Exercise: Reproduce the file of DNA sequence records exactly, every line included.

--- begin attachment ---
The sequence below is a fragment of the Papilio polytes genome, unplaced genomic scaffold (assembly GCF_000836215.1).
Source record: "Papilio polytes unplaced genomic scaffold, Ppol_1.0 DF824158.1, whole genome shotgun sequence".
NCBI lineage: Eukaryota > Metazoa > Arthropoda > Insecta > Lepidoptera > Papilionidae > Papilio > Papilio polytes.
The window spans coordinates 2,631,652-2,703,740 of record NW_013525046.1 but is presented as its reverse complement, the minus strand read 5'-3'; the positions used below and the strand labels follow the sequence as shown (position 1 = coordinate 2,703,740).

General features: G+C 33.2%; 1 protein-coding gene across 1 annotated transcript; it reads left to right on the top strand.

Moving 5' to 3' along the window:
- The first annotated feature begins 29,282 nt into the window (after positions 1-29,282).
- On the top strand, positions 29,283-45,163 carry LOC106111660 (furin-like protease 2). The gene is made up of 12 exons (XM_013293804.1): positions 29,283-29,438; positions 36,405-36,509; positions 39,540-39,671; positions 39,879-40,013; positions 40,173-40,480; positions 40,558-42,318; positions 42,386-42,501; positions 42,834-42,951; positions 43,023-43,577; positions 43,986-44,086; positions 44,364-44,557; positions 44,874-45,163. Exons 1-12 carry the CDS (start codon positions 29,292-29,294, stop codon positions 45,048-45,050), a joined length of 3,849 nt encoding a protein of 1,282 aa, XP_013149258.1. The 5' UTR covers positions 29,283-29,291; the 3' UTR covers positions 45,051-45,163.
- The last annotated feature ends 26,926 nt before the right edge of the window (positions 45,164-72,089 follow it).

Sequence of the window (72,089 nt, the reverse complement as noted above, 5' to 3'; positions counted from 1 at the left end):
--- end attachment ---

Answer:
The sequence below is a fragment of the Papilio polytes genome, unplaced genomic scaffold (assembly GCF_000836215.1).
Source record: "Papilio polytes unplaced genomic scaffold, Ppol_1.0 DF824158.1, whole genome shotgun sequence".
NCBI lineage: Eukaryota > Metazoa > Arthropoda > Insecta > Lepidoptera > Papilionidae > Papilio > Papilio polytes.
The window spans coordinates 2,631,652-2,703,740 of record NW_013525046.1 but is presented as its reverse complement, the minus strand read 5'-3'; the positions used below and the strand labels follow the sequence as shown (position 1 = coordinate 2,703,740).

General features: G+C 33.2%; 1 protein-coding gene across 1 annotated transcript; it reads left to right on the top strand.

Moving 5' to 3' along the window:
- The first annotated feature begins 29,282 nt into the window (after positions 1-29,282).
- On the top strand, positions 29,283-45,163 carry LOC106111660 (furin-like protease 2). The gene is made up of 12 exons (XM_013293804.1): positions 29,283-29,438; positions 36,405-36,509; positions 39,540-39,671; positions 39,879-40,013; positions 40,173-40,480; positions 40,558-42,318; positions 42,386-42,501; positions 42,834-42,951; positions 43,023-43,577; positions 43,986-44,086; positions 44,364-44,557; positions 44,874-45,163. Exons 1-12 carry the CDS (start codon positions 29,292-29,294, stop codon positions 45,048-45,050), a joined length of 3,849 nt encoding a protein of 1,282 aa, XP_013149258.1. The 5' UTR covers positions 29,283-29,291; the 3' UTR covers positions 45,051-45,163.
- The last annotated feature ends 26,926 nt before the right edge of the window (positions 45,164-72,089 follow it).

Sequence of the window (72,089 nt, the reverse complement as noted above, 5' to 3'; positions counted from 1 at the left end):